With prescription pill addiction on the rise everywhere in the country, the issue of opioid dependence is no longer something hidden in the shadows. As the issue of addiction becomes more prevalent in our political landscape, candidates and many elected officials are searching for ways to help increase the availability of treatment for those in need. Recently, President Obama requested $1.1 billion in funding for the 2017 budget to expand access to medication assisted treatment. This brings up a hot button issue in the field of addiction treatment. Does medication assisted treatment simply replace addiction to one substance with another?
First, to understand this issue, we must understand a bit about the history of opioid treatment, medical and otherwise. Methadone, had long been considered a suitable treatment for heroin, and other opioid addiction. Methadone itself is an opioid, that is regulated and disseminated at clinics. However, being an opioid itself, Methadone is a highly addictive substance. Former heroin addicts have been known to become addicted to Methadone, and pursue the drug as viciously as heroin itself.
Subsequently, buprenorphine was introduced to the market as a medication that helped mitigate the horrific withdrawal symptoms of opioid and heroin addiction. Again, buprenorphine is in the opioid family and is also physically addictive. While the euphoric effects are not nearly as significant as those of heroin, prescription opiates, or methadone, individuals can abuse buprenorphine and become addicted.
Non-medication assisted treatment also has a long and tumultuous history. When Alcoholics Anonymous was founded in 1935, there were very limited options for alcoholics and addicts in terms of treatment. There were hospitals, alternative therapies, and asylums. A proven form of treatment had not existed. As Alcoholics Anonymous evolved into one of the greatest social movements of the 20th century, programs began sprouting up in various parts of the country, first stabilizing patients, and then employing the principles of AA to treat those suffering from addiction. Advances in science and medicine have provided a number of medicinal aids in the treatment of addiction over the past decades, but the principle of abstinence from drugs and alcohol remains a cornerstone of the treatment industry, specifically in the United States.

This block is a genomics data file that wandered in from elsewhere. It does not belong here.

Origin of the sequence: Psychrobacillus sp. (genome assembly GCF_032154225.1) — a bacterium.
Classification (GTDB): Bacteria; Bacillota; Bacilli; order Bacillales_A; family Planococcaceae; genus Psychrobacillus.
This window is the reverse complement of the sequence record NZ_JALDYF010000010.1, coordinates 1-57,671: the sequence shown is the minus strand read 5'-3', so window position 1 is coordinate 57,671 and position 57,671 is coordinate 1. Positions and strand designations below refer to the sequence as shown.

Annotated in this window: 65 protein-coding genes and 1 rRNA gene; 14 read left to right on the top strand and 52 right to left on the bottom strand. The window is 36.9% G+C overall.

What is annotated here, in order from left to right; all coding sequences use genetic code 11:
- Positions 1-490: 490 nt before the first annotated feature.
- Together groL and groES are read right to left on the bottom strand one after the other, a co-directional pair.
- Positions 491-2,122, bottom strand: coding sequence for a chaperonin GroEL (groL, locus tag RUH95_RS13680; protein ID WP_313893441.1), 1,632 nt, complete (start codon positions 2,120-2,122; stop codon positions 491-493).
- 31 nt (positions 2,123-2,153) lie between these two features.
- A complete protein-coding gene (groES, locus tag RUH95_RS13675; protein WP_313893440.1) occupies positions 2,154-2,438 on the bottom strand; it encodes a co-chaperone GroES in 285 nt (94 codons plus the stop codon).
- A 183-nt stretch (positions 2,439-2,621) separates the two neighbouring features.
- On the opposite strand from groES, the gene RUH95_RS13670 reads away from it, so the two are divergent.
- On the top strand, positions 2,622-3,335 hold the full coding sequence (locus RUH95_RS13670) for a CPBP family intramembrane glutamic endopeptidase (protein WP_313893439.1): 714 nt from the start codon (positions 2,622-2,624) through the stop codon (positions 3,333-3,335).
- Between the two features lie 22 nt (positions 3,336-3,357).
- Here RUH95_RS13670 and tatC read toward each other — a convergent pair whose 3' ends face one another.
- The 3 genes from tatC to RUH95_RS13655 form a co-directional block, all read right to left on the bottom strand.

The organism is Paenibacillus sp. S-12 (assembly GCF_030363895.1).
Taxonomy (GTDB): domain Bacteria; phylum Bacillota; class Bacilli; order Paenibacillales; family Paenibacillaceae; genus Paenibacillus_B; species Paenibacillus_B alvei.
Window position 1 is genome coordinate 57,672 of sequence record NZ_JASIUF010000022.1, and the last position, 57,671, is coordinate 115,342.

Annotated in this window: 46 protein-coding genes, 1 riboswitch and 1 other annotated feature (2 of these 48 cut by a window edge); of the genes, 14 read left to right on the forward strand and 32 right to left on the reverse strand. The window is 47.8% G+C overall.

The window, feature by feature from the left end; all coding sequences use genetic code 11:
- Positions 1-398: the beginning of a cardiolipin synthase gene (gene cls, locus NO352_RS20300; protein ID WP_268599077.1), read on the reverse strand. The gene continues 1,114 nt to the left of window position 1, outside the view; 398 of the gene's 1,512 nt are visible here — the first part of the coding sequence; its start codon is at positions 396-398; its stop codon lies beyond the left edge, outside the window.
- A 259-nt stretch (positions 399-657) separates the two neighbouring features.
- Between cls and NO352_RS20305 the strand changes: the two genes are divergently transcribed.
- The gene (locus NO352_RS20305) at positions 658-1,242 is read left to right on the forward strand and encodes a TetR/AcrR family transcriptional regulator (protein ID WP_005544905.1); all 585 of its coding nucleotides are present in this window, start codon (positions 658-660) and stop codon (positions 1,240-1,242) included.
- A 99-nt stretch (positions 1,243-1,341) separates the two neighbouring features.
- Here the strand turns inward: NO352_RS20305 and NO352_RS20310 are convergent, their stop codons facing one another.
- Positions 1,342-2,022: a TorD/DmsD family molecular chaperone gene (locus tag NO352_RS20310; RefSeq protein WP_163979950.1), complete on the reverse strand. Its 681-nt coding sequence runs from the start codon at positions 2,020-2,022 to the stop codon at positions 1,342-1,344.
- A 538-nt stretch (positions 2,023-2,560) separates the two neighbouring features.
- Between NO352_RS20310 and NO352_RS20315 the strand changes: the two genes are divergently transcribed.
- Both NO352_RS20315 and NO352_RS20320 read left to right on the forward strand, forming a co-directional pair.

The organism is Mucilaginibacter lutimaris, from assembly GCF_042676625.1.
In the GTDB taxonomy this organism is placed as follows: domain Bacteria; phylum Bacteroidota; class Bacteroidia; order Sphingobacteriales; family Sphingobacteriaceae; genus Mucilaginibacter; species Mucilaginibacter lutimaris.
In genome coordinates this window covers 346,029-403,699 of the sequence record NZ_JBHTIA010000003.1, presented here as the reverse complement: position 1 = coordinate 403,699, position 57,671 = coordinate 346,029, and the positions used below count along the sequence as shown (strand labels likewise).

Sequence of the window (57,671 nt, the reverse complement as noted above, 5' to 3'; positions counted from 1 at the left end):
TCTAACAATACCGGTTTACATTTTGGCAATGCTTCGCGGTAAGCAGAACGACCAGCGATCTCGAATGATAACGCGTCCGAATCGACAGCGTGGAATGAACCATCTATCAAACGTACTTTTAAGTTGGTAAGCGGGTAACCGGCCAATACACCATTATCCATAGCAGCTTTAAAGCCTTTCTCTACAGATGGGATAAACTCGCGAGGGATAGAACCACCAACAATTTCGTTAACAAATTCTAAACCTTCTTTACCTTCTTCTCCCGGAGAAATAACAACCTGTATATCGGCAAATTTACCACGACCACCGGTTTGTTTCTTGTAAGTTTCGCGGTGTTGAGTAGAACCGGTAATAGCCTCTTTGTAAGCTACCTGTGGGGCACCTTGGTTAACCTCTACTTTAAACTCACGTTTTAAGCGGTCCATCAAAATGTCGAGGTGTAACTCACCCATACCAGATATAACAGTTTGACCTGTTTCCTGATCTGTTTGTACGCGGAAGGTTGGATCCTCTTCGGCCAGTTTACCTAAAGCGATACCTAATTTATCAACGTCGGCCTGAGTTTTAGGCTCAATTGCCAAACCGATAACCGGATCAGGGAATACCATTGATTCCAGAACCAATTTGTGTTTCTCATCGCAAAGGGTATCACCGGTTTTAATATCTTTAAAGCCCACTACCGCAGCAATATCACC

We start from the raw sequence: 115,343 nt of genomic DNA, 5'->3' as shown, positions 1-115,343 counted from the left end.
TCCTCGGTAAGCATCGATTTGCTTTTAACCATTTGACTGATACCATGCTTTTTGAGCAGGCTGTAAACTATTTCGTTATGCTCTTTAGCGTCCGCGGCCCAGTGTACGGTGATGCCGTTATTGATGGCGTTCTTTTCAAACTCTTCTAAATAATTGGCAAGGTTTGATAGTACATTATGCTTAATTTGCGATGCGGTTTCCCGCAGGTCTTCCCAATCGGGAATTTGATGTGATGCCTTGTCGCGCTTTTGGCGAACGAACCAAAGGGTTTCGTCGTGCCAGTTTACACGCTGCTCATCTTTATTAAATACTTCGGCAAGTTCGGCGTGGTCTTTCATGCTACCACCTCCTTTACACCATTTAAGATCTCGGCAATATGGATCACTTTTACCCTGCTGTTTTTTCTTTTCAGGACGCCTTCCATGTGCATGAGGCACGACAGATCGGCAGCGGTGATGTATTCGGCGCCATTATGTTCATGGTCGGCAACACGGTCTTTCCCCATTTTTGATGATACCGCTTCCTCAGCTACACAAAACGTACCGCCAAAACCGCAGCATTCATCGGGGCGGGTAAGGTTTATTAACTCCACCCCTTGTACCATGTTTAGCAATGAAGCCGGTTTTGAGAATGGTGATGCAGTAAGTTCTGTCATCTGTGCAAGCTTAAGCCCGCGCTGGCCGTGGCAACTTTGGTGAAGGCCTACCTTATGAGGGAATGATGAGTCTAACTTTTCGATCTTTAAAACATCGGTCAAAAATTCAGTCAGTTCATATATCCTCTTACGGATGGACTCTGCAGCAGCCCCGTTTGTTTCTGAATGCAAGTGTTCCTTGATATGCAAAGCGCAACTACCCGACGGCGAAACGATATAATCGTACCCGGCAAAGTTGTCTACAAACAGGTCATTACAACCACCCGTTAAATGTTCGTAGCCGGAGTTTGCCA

There are other approaches to addiction treatment, such as harm reduction, evidence-based, holistic, and of course, medication assisted. Current treatment programs include a number of psychological, physical, and psychiatric components to collectively treat the entire mind, body, and spirit of those clients seeking freedom from addiction.
In a large number of treatment programs throughout the country, the medication assisted approach is only used during the detoxification stage of treatment for opioid addiction. Many treatment providers, and others in various circles of recovery are of the opinion that abstinence is the most effective treatment for opioid addiction. Using medication to help stabilize individuals during the detoxification process, and then tapering off the prescription supplements allows for individuals to safely withdraw from heroin and other opiates, and begin the process of treatment without any mood altering substances in the brain and body.
This controversy is not new, but with addiction to opioids on the rise, and gaining visibility in the public spotlight, the debate continues louder than it has in the past. The idea of methadone or buprenorphine maintenance programs as a form of treatment for opioid dependence versus abstinence is one that has been present for decades, and will likely continue to be a debated issue. The question is, what are your thoughts?
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